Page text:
To learn more about this small but oh-so-useful shift, I talked with cardiologist Dr. Samia Mora. She helped write the new guidelines, which were published this week in the European Heart Journal and summarized in JAMA Internal Medicine. Mora is director of the Center for Lipid Metabolomics at Brigham and Women’s Hospital and associate professor of medicine at Harvard Medical School.
What was the point of fasting before having a cholesterol test?
Not eating for eight to 12 hours before having blood drawn for a cholesterol test was thought to give a more accurate assessment of total cholesterol, harmful LDL cholesterol, protective HDL cholesterol, and triglycerides, a type of fat-carrying particle. We now know better.
One problem with fasting is that we spend most of the day in the nonfasting state, so the way cholesterol tests are currently done doesn’t necessarily give a clear picture of “normal” levels. Another is that fasting is a hassle for everyone concerned — patients, clinicians, and even lab workers.
What’s behind the new recommendation?
This change has been coming for some time. It is driven by data from a dozen-plus studies that include more than 300,000 people whose cholesterol and other lipids were measured when they hadn’t fasted. Their levels predicted cardiovascular risk, as well as, or possibly better than, fasting lipid levels.
Nonfasting levels might be better?
After you eat, your digestive system converts some of the carbohydrates and fats into triglycerides. Their level in the bloodstream rises, then gradually falls. If the triglyceride level rises too much, it’s a signal that the body has trouble metabolizing food. Think of eating as a stress test for metabolism. That’s something you can’t see if you’ve been fasting.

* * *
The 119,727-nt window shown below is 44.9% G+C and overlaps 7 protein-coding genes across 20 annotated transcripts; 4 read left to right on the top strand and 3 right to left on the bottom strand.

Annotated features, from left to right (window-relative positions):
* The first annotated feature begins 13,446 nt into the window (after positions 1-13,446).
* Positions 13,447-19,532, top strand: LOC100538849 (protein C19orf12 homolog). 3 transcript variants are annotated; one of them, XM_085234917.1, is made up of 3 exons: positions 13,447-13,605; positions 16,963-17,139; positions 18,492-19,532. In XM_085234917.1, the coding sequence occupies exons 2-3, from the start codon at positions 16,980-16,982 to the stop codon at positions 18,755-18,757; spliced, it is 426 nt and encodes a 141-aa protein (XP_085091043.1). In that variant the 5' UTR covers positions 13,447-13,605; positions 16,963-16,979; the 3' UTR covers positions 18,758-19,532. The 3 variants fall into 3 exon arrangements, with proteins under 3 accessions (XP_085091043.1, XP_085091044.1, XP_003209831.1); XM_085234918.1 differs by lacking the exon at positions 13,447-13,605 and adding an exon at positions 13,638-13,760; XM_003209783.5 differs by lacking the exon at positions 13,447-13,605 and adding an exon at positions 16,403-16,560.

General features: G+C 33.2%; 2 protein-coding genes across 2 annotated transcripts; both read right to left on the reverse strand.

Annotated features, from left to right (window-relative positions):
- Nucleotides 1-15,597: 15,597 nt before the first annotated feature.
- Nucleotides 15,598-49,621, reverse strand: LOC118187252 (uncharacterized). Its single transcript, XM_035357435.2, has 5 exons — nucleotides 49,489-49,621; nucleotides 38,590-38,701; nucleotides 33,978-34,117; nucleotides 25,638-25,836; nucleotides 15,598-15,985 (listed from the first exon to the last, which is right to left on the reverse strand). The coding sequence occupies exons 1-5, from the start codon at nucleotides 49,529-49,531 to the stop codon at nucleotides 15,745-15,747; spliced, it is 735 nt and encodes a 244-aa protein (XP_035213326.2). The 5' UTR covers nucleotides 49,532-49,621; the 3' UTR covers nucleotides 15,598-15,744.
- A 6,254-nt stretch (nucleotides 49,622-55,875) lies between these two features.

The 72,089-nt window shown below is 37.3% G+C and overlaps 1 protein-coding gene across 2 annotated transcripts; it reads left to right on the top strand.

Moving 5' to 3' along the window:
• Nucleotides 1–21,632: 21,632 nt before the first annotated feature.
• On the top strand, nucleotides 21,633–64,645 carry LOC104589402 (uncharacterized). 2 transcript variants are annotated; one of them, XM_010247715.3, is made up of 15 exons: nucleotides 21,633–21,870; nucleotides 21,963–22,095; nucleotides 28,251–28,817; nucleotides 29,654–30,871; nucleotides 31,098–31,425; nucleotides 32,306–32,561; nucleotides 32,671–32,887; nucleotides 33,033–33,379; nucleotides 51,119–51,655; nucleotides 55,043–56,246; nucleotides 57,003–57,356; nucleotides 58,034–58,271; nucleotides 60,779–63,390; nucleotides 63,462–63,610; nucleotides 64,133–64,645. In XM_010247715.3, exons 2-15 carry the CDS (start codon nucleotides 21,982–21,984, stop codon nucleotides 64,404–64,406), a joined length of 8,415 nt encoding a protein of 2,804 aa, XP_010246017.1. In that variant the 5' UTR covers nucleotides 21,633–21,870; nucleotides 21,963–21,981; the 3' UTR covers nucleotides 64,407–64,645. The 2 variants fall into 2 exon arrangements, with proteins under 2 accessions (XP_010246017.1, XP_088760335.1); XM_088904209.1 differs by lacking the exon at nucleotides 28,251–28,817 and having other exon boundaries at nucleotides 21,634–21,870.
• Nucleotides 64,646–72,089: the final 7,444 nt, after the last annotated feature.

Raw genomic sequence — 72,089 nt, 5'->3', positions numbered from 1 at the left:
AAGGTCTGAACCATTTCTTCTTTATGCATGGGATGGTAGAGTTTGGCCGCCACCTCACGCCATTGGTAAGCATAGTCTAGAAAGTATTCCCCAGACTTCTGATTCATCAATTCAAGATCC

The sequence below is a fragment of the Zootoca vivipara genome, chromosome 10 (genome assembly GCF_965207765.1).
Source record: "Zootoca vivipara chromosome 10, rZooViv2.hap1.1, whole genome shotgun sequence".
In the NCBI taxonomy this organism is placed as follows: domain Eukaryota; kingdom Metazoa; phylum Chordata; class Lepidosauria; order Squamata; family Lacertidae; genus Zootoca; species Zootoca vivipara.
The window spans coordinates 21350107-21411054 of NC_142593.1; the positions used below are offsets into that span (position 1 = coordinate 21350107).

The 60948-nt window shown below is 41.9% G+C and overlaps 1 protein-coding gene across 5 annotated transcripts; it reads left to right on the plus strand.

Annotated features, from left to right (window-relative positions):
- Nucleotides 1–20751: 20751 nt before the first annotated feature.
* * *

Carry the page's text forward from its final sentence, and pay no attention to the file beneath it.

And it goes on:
What does this shift mean?
Everyone wins with this change. People don’t like to fast overnight. Some find it difficult to do, others are even harmed by it, such as those who faint from fasting and people with diabetes who take medications to lower blood sugar. The new recommendation means you can have your blood drawn when it’s most convenient for you, rather than early in the day.
It may even mean one-stop shopping — you can have your blood drawn and then see your doctor, all in the same visit. It’s easier for clinicians, who don’t have to keep track of patients’ special lab visits. Eliminating the fasting requirement will benefit labs, too, since they won’t have to deal with the daily crush of patients first thing in the morning needing blood draws for cholesterol checks.
Does what you eat before the test matter?
Consuming a double cheeseburger, fries, and a milk shake right before having your blood drawn for a cholesterol test may lead to a follow-up fasting test if the triglycerides are very high. But eating normally has little effect on your lipid levels, including triglycerides.
Will this recommendation catch on in the United States?
Health care providers often do what they are used to doing, so it may take a while for some to change to nonfasting cholesterol tests. But we also need to realize that there are advantages to this evidence-based change. Switching to nonfasting cholesterol testing is actually the path of least resistance for patients and clinicians. It also provides a more accurate lipid profile for individual patients.
I believe that getting the word out to clinicians, lab directors, and patients will be enough to make the switch to nonfasting cholesterol tests in a fairly short time.
What to know about fasting before your lab test
With certain blood tests, you may be instructed to fast for up to eight hours before your appointment. Fasting before a blood draw means you don’t eat or drink anything except water.
Don’t wait until the day of your blood draw to ask if you should fast. That could cause your appointment to be rescheduled. If at any point you’re unsure if fasting is required, contact your doctor.
Why do I have to fast before certain lab tests?